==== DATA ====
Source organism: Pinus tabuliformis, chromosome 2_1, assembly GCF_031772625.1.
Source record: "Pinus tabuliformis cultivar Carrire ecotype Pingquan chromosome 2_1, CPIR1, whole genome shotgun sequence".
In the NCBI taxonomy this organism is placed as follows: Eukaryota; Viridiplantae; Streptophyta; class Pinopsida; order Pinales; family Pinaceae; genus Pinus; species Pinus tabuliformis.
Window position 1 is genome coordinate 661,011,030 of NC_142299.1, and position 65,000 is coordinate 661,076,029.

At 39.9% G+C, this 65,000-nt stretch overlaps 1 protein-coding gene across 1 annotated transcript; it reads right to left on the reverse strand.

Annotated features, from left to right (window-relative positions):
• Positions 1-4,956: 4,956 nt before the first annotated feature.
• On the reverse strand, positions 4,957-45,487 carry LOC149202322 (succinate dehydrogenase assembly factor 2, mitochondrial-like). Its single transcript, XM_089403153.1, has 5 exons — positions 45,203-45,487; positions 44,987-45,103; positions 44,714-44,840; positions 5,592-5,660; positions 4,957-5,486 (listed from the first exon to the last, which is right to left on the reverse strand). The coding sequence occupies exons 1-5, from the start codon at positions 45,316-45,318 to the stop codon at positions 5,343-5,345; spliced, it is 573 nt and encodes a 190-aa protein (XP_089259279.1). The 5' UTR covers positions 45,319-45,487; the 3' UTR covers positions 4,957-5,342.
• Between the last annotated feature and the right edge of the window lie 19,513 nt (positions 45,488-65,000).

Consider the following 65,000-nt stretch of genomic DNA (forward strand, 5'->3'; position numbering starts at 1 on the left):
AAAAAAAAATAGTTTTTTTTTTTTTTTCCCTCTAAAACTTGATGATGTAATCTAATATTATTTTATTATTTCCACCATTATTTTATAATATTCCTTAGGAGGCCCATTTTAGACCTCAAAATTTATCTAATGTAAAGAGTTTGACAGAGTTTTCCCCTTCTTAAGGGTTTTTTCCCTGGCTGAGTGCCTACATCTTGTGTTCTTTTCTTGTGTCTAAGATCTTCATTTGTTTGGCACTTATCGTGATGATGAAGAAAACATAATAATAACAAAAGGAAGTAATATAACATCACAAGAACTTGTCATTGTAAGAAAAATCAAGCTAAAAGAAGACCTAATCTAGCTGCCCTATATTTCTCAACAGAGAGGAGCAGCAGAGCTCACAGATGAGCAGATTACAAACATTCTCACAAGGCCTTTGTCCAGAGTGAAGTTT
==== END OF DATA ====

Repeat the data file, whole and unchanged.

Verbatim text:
Source organism: Pinus tabuliformis, chromosome 2_1, assembly GCF_031772625.1.
Source record: "Pinus tabuliformis cultivar Carrire ecotype Pingquan chromosome 2_1, CPIR1, whole genome shotgun sequence".
In the NCBI taxonomy this organism is placed as follows: Eukaryota; Viridiplantae; Streptophyta; class Pinopsida; order Pinales; family Pinaceae; genus Pinus; species Pinus tabuliformis.
Window position 1 is genome coordinate 661,011,030 of NC_142299.1, and position 65,000 is coordinate 661,076,029.

At 39.9% G+C, this 65,000-nt stretch overlaps 1 protein-coding gene across 1 annotated transcript; it reads right to left on the reverse strand.

Annotated features, from left to right (window-relative positions):
• Positions 1-4,956: 4,956 nt before the first annotated feature.
• On the reverse strand, positions 4,957-45,487 carry LOC149202322 (succinate dehydrogenase assembly factor 2, mitochondrial-like). Its single transcript, XM_089403153.1, has 5 exons — positions 45,203-45,487; positions 44,987-45,103; positions 44,714-44,840; positions 5,592-5,660; positions 4,957-5,486 (listed from the first exon to the last, which is right to left on the reverse strand). The coding sequence occupies exons 1-5, from the start codon at positions 45,316-45,318 to the stop codon at positions 5,343-5,345; spliced, it is 573 nt and encodes a 190-aa protein (XP_089259279.1). The 5' UTR covers positions 45,319-45,487; the 3' UTR covers positions 4,957-5,342.
• Between the last annotated feature and the right edge of the window lie 19,513 nt (positions 45,488-65,000).

Consider the following 65,000-nt stretch of genomic DNA (forward strand, 5'->3'; position numbering starts at 1 on the left):
AAAAAAAAATAGTTTTTTTTTTTTTTTCCCTCTAAAACTTGATGATGTAATCTAATATTATTTTATTATTTCCACCATTATTTTATAATATTCCTTAGGAGGCCCATTTTAGACCTCAAAATTTATCTAATGTAAAGAGTTTGACAGAGTTTTCCCCTTCTTAAGGGTTTTTTCCCTGGCTGAGTGCCTACATCTTGTGTTCTTTTCTTGTGTCTAAGATCTTCATTTGTTTGGCACTTATCGTGATGATGAAGAAAACATAATAATAACAAAAGGAAGTAATATAACATCACAAGAACTTGTCATTGTAAGAAAAATCAAGCTAAAAGAAGACCTAATCTAGCTGCCCTATATTTCTCAACAGAGAGGAGCAGCAGAGCTCACAGATGAGCAGATTACAAACATTCTCACAAGGCCTTTGTCCAGAGTGAAGTTT